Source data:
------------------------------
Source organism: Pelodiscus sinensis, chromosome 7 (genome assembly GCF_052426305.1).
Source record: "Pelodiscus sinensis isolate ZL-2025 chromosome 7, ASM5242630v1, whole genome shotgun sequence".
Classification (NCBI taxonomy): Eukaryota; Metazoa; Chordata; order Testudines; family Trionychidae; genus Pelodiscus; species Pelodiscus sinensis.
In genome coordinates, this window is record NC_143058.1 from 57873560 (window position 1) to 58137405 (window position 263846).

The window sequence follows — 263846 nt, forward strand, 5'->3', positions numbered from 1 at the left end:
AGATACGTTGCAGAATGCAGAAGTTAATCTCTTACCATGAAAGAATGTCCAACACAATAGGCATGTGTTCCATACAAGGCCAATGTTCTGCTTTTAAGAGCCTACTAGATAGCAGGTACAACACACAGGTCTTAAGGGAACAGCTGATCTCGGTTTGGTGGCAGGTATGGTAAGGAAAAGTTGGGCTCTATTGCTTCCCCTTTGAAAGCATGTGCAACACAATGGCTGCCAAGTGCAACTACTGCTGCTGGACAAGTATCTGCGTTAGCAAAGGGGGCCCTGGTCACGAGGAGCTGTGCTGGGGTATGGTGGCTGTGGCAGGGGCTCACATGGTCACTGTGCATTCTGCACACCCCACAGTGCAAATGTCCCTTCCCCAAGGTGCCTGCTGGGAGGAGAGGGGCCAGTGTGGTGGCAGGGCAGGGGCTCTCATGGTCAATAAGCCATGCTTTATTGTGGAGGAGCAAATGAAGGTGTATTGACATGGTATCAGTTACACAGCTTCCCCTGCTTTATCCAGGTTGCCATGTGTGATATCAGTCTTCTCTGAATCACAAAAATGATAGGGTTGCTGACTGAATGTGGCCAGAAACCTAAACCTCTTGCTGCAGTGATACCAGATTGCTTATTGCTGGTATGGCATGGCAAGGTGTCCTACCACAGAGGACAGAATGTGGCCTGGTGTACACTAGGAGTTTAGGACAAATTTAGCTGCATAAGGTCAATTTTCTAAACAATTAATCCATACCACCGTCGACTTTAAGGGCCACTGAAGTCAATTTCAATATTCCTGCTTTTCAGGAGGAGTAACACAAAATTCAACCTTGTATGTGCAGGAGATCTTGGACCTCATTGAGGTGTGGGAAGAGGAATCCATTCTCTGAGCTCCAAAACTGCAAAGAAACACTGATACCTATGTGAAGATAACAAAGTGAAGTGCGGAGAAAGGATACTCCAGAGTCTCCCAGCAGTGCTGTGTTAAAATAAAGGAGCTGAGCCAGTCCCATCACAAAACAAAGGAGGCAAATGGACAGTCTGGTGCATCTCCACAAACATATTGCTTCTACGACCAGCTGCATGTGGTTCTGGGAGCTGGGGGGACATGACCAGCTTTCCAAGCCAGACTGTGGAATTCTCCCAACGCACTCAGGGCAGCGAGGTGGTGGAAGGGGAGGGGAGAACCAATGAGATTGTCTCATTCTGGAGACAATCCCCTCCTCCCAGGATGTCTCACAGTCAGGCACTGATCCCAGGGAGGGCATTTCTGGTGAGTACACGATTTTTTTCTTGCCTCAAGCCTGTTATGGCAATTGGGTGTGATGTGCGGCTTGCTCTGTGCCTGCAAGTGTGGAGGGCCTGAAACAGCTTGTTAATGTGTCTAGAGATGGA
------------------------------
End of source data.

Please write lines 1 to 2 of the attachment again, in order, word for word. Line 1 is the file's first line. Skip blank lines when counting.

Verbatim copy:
Source organism: Pelodiscus sinensis, chromosome 7 (genome assembly GCF_052426305.1).
Source record: "Pelodiscus sinensis isolate ZL-2025 chromosome 7, ASM5242630v1, whole genome shotgun sequence".